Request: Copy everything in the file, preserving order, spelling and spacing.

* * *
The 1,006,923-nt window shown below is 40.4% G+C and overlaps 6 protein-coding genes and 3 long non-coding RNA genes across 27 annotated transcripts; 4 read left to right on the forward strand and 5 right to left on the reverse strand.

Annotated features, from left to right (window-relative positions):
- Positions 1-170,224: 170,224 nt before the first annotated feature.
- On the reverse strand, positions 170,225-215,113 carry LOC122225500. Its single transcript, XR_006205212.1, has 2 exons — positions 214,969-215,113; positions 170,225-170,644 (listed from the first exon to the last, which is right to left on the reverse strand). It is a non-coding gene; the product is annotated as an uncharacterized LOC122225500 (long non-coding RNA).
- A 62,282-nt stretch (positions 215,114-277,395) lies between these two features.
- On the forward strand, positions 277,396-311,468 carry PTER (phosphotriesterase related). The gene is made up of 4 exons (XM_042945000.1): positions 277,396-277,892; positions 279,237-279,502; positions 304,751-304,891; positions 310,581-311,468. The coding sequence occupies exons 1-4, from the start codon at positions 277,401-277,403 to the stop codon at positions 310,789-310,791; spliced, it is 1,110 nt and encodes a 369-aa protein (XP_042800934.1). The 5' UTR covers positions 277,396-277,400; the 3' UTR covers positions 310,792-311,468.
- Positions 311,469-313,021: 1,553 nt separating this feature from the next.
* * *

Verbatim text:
The 1,006,923-nt window shown below is 40.4% G+C and overlaps 6 protein-coding genes and 3 long non-coding RNA genes across 27 annotated transcripts; 4 read left to right on the forward strand and 5 right to left on the reverse strand.

Annotated features, from left to right (window-relative positions):
- Positions 1-170,224: 170,224 nt before the first annotated feature.
- On the reverse strand, positions 170,225-215,113 carry LOC122225500. Its single transcript, XR_006205212.1, has 2 exons — positions 214,969-215,113; positions 170,225-170,644 (listed from the first exon to the last, which is right to left on the reverse strand). It is a non-coding gene; the product is annotated as an uncharacterized LOC122225500 (long non-coding RNA).
- A 62,282-nt stretch (positions 215,114-277,395) lies between these two features.
- On the forward strand, positions 277,396-311,468 carry PTER (phosphotriesterase related). The gene is made up of 4 exons (XM_042945000.1): positions 277,396-277,892; positions 279,237-279,502; positions 304,751-304,891; positions 310,581-311,468. The coding sequence occupies exons 1-4, from the start codon at positions 277,401-277,403 to the stop codon at positions 310,789-310,791; spliced, it is 1,110 nt and encodes a 369-aa protein (XP_042800934.1). The 5' UTR covers positions 277,396-277,400; the 3' UTR covers positions 310,792-311,468.
- Positions 311,469-313,021: 1,553 nt separating this feature from the next.